1 Introduction
In machine learning and statistical modeling, feature mappings are intrainstance transformations, usually denoted by
, that map instance vectors to higher dimensional spaces in which they are more linearly separable, allowing linear models to capture nonlinearities [1].A well known and widely used feature mapping is the polynomial expansion, which produces a new feature for each degree monomial in the original features. If the original features are , the order2 polynomial features are , and the order3 polynomial features are . A order polynomial feature expansion of the feature space allows a linear model to learn polynomial relationships between dependent and independent variables. This mapping was first utilized in a published experiment by Joseph Diaz Gergonne in 1815 [2, 3].
While other methods for capturing nonlinearities have been developed, such as kernels (the direct offspring of feature mappings), trees, generative models, and neural networks, feature mappings are still a popular tool
[4, 5, 6]. The instanceindependent nature of feature mappings allows them to pair well with linear parameter estimation techniques such as stochastic gradient descent, making them a candidate for certain types of largescale machine learning problems when
.The compressed sparse row (CSR) matrix format [7] is widely used [8, 9, 10, 11] and supported [12, 13, 14, 15], and is considered the standard data structure for sparse, computationally heavy tasks. However, polynomial feature expansions cannot be performed directly on CSR matrices, nor on any sparse matrix format, without intermediate densification steps. This densification not only adds overhead, but wastefully computes combinations of features that have a product of zero, which are then discarded during conversion into a sparse format.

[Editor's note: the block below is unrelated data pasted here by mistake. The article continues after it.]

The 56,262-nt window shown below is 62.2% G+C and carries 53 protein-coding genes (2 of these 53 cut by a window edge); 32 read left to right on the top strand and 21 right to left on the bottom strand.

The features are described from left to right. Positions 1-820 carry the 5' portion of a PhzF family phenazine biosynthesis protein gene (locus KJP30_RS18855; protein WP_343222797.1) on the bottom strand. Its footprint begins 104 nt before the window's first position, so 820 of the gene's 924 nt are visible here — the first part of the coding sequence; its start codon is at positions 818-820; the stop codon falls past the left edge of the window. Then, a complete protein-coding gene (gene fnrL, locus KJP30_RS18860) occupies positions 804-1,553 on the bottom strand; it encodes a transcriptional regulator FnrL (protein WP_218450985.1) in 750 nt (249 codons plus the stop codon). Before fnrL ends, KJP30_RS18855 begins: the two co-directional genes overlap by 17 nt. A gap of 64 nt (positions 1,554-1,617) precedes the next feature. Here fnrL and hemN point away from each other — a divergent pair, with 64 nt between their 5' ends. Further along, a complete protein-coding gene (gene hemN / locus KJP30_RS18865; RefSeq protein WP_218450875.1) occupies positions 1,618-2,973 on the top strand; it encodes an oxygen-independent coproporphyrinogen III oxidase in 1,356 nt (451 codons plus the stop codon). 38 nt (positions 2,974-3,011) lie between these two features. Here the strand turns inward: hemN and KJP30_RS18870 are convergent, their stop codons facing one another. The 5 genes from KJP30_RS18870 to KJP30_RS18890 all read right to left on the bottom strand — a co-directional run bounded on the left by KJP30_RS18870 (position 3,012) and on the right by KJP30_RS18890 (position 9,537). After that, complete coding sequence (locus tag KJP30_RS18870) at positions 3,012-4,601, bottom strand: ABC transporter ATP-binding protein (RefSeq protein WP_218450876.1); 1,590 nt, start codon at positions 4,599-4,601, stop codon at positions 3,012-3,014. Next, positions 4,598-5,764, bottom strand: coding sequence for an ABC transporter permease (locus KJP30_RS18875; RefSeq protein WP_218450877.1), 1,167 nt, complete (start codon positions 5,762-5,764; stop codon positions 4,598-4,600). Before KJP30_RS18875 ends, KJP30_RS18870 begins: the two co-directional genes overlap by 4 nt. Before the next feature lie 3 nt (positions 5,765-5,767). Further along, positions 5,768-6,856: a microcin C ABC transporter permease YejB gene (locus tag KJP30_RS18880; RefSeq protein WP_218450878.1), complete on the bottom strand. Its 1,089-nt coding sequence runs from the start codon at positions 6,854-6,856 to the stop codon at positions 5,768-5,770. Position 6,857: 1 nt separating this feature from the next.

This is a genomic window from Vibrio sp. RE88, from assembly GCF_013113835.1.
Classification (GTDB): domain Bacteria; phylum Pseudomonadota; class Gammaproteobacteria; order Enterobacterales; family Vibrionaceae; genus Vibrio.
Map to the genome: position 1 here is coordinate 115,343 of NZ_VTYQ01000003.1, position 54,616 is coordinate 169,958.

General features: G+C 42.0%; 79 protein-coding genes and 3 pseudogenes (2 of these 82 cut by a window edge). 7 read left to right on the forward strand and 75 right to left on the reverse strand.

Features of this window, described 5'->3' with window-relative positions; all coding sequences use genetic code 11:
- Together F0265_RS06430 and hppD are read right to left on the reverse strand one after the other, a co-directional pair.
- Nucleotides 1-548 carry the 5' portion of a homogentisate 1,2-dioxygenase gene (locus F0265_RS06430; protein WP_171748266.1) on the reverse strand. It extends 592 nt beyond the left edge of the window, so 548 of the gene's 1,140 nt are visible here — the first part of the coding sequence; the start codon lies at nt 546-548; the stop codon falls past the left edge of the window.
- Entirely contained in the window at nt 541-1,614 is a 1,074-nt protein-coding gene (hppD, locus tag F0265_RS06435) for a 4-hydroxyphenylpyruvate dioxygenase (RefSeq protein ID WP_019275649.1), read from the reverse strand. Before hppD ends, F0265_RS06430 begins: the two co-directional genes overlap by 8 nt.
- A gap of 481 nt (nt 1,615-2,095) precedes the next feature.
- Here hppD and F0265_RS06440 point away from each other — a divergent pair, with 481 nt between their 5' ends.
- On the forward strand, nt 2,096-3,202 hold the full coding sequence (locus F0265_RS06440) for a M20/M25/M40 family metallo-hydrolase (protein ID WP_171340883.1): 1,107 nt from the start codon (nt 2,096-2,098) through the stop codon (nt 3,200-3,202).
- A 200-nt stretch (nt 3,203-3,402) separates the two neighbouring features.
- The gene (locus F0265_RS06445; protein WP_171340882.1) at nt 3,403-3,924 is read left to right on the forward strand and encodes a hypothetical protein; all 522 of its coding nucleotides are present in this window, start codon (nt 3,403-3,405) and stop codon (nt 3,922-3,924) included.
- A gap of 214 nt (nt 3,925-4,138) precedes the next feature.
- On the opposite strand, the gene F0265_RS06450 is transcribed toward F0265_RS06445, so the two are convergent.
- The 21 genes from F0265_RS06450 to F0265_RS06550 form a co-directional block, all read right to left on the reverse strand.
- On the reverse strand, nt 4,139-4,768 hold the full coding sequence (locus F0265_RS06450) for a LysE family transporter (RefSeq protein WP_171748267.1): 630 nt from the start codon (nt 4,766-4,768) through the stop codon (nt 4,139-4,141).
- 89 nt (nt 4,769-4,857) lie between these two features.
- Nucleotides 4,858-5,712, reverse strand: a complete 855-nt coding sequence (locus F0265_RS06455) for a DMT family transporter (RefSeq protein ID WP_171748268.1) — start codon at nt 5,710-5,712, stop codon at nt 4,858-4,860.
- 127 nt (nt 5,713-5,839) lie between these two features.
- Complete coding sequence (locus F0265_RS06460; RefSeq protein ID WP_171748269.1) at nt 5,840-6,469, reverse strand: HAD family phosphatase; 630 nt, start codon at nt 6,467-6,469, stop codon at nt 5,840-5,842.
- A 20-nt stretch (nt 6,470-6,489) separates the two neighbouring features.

We describe an algorithm that takes a CSR matrix as input and produces a CSR matrix for its degree polynomial feature expansion with no intermediate densification. The algorithm leverages the CSR format to only compute products of features that result in nonzero values. This exploits the sparsity of the data to achieve an improved time complexity of on each vector of the matrix where is the degree of the expansion, is the dimensionality, and is the density. The standard algorithm has time complexity . Since , our algorithm is a significant improvement for small . While the algorithm we describe uses CSR matrices, it can be readily adapted to other sparse formats.
2 Notation
We denote matrices by uppercase bold letters thus: . The the row of is written . All vectors are written in bold, and , with no subscript, is a vector. Nonbold letters are scalars. We sometimes use ‘slice’ notation on subscripts, so that indicates the second through fifth elements of the vector .